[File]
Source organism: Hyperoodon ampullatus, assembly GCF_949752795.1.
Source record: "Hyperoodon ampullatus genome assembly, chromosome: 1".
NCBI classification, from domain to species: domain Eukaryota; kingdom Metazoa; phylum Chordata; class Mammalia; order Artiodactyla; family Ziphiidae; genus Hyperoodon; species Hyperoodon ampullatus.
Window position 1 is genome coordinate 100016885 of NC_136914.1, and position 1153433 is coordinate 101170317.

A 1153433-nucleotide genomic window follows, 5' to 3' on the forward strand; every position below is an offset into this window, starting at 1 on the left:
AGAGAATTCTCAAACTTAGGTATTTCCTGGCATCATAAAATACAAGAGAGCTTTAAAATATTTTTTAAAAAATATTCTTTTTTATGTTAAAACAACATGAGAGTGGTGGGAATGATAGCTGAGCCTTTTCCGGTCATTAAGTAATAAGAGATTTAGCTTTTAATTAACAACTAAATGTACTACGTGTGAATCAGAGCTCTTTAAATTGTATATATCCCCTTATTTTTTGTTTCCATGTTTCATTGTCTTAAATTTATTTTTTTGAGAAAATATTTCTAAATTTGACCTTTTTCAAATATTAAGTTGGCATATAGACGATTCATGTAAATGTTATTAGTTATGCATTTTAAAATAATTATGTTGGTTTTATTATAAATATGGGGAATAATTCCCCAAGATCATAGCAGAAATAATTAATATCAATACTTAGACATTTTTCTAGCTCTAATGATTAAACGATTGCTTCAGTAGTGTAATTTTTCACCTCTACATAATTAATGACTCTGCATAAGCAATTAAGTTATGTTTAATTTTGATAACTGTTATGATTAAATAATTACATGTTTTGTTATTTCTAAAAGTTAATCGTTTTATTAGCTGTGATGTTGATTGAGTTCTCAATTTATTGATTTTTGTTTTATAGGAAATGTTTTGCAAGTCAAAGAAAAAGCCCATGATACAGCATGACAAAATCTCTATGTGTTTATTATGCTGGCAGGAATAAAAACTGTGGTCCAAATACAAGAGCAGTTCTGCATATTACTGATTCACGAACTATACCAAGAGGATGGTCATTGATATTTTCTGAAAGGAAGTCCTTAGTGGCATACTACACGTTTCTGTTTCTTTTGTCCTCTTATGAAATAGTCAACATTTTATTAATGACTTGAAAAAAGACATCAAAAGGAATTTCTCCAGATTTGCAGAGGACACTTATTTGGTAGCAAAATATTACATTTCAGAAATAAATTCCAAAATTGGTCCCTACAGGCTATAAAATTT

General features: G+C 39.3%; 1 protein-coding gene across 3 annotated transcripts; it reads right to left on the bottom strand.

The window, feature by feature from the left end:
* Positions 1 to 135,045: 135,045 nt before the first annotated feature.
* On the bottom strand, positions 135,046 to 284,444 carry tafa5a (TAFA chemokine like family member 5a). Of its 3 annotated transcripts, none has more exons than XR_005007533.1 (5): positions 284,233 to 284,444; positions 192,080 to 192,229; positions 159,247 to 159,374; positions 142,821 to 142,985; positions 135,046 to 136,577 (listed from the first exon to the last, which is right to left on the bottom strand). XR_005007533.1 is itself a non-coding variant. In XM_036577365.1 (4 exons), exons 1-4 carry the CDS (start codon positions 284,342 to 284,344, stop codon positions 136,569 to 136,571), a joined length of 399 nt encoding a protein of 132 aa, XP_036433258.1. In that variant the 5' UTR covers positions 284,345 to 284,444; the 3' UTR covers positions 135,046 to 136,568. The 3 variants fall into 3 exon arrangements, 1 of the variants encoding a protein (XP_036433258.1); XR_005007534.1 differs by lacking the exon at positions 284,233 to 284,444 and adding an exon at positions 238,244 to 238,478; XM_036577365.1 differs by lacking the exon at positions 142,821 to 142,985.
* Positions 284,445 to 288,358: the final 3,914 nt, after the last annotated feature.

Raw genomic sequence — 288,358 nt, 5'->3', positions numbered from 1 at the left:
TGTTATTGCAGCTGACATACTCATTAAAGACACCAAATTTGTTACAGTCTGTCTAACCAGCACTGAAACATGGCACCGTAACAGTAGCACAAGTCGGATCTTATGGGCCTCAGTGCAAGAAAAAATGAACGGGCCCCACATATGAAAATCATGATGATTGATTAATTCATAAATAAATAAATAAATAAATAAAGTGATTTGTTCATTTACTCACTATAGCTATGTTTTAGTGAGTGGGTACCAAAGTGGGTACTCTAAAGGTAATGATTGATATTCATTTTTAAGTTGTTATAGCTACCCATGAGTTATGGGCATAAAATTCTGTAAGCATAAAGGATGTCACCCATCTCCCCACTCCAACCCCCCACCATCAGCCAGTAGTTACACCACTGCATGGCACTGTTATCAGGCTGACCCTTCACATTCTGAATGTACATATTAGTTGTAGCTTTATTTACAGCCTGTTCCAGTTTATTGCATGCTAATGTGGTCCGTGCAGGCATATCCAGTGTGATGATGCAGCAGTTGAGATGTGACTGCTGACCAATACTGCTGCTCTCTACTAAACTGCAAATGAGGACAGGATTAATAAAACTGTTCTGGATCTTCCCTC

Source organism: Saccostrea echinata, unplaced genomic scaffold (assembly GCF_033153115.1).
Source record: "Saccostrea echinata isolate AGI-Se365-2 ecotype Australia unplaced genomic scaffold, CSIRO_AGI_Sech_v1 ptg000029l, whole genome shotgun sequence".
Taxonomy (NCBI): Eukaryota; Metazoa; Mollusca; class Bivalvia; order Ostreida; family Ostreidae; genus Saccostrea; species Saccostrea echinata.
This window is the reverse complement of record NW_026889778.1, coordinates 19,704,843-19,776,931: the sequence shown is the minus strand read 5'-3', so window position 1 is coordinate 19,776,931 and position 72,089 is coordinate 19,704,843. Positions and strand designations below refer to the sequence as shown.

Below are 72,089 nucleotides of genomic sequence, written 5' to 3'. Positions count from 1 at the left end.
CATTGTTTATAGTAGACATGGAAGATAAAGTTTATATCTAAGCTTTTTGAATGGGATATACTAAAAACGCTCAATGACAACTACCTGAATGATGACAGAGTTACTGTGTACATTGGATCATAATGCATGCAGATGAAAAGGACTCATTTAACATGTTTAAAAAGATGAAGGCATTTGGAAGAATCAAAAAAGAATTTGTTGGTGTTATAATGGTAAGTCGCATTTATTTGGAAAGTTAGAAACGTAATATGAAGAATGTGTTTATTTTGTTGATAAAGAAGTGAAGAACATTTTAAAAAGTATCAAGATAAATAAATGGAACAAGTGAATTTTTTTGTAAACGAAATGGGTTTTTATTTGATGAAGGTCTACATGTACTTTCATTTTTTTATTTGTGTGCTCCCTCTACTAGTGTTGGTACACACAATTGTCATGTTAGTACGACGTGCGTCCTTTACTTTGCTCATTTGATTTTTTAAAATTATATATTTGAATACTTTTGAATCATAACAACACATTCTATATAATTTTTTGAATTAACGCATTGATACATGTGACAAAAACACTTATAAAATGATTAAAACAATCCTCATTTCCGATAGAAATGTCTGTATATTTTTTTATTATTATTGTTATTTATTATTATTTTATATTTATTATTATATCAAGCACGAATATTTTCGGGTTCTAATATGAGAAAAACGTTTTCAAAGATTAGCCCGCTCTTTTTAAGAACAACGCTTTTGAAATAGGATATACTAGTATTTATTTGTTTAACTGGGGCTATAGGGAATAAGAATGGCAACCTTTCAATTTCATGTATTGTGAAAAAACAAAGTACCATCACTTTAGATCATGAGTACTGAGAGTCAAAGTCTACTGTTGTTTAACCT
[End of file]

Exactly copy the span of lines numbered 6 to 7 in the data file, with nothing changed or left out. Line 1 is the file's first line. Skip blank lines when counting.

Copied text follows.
AGAGAATTCTCAAACTTAGGTATTTCCTGGCATCATAAAATACAAGAGAGCTTTAAAATATTTTTTAAAAAATATTCTTTTTTATGTTAAAACAACATGAGAGTGGTGGGAATGATAGCTGAGCCTTTTCCGGTCATTAAGTAATAAGAGATTTAGCTTTTAATTAACAACTAAATGTACTACGTGTGAATCAGAGCTCTTTAAATTGTATATATCCCCTTATTTTTTGTTTCCATGTTTCATTGTCTTAAATTTATTTTTTTGAGAAAATATTTCTAAATTTGACCTTTTTCAAATATTAAGTTGGCATATAGACGATTCATGTAAATGTTATTAGTTATGCATTTTAAAATAATTATGTTGGTTTTATTATAAATATGGGGAATAATTCCCCAAGATCATAGCAGAAATAATTAATATCAATACTTAGACATTTTTCTAGCTCTAATGATTAAACGATTGCTTCAGTAGTGTAATTTTTCACCTCTACATAATTAATGACTCTGCATAAGCAATTAAGTTATGTTTAATTTTGATAACTGTTATGATTAAATAATTACATGTTTTGTTATTTCTAAAAGTTAATCGTTTTATTAGCTGTGATGTTGATTGAGTTCTCAATTTATTGATTTTTGTTTTATAGGAAATGTTTTGCAAGTCAAAGAAAAAGCCCATGATACAGCATGACAAAATCTCTATGTGTTTATTATGCTGGCAGGAATAAAAACTGTGGTCCAAATACAAGAGCAGTTCTGCATATTACTGATTCACGAACTATACCAAGAGGATGGTCATTGATATTTTCTGAAAGGAAGTCCTTAGTGGCATACTACACGTTTCTGTTTCTTTTGTCCTCTTATGAAATAGTCAACATTTTATTAATGACTTGAAAAAAGACATCAAAAGGAATTTCTCCAGATTTGCAGAGGACACTTATTTGGTAGCAAAATATTACATTTCAGAAATAAATTCCAAAATTGGTCCCTACAGGCTATAAAATTT

General features: G+C 39.3%; 1 protein-coding gene across 3 annotated transcripts; it reads right to left on the bottom strand.